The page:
Determination of Optimal Electrospray Parameters for Lipidomics in Infrared-Matrix-Assisted Laser Desorption Electrospray Ionization Mass Spectrometry Imaging
datasetposted on 09.01.2020, 20:57 by M. Caleb Bagley, Måns Ekelöf, David C. Muddiman
Infrared matrix-assisted laser desorption ionization (IR-MALDESI) is an ambient mass spectrometry imaging (MSI) technique that relies on electrospray ionization (ESI) for ion generation of desorbed neutrals. Although many mechanisms in IR-MALDESI have been studied in depth, there has not yet been a comprehensive study of how the ESI parameters change the profiles of tissue specific lipids. Acetonitrile (ACN)/water and methanol (MeOH)/water solvent systems and compositions were varied across a series of applied ESI voltages during IR-MALDESI analysis of rat liver tissue. Gradients of 12 min were run from 5 to 95% organic solvent in both positive and negative polarities across 11 voltages between 2.25 and 4.5 kV. These experiments informed longer gradients (25–30 min) across shorter solvent gradient ranges with fewer voltages. Optimal ESI parameters for lipidomics were determined by the number and abundance of detected lipids and the relative proportion of background ions. In positive polarity, the best solvent composition was 60–75% ACN/40–25% H2O with 0.2% formic acid at 3.2 kV applied voltage. The best parameters for negative polarity analysis are 45–55% ACN/55–45% H2O with 1 mM of acetic acid for voltages between 2.25 and 3.2 kV. Using these defined parameters, IR-MALDESI positive polarity lipidomics studies can increase lipid abundances 3-fold, with 15% greater coverage, while an abundance increase of 1.5-fold and 10% more coverage can be achieved relative to commonly used parameters in negative polarity.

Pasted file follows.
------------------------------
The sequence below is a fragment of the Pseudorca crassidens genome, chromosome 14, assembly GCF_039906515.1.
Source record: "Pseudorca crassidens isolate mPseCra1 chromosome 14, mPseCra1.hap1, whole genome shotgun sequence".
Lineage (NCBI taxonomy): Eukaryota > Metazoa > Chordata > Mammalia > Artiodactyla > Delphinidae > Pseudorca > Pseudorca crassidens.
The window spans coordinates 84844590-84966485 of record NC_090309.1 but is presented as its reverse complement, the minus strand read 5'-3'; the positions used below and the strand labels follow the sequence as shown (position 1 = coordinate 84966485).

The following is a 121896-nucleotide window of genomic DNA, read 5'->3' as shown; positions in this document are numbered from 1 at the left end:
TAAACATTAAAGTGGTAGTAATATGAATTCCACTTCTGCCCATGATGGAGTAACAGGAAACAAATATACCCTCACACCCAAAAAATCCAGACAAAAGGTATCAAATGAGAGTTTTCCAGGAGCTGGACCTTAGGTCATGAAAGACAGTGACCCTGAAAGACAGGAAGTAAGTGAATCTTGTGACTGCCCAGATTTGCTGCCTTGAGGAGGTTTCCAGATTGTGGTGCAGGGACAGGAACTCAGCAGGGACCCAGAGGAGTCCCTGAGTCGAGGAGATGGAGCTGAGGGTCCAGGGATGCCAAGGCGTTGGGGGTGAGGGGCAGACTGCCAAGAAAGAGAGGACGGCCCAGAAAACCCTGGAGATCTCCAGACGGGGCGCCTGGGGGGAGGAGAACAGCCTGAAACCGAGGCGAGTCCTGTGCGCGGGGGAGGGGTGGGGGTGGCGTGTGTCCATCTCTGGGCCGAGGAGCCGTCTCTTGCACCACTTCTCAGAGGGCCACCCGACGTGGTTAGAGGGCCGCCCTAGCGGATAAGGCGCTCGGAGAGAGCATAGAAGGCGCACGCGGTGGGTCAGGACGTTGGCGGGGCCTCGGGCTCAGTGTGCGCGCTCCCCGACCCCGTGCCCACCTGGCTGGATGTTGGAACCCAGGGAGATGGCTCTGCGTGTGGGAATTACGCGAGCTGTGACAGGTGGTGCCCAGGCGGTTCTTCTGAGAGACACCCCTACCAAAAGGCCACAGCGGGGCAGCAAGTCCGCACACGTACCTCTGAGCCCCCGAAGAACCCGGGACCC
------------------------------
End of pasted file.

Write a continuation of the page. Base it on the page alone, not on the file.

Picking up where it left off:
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voltage2.25lipid abundances 3-matrix-assisted laser desorption ionizationacidInfrared-Matrix-Assisted Laser Desorption Electrospray Ionization Mass Spectrometry ImagingOptimal Electrospray ParametersACNrat liver tissueESI parameters changeOptimal ESI parametersambient mass spectrometry imagingIR-MALDESIMSI3.2 kVminpolarity lipidomics studiescoverageanalysisgradient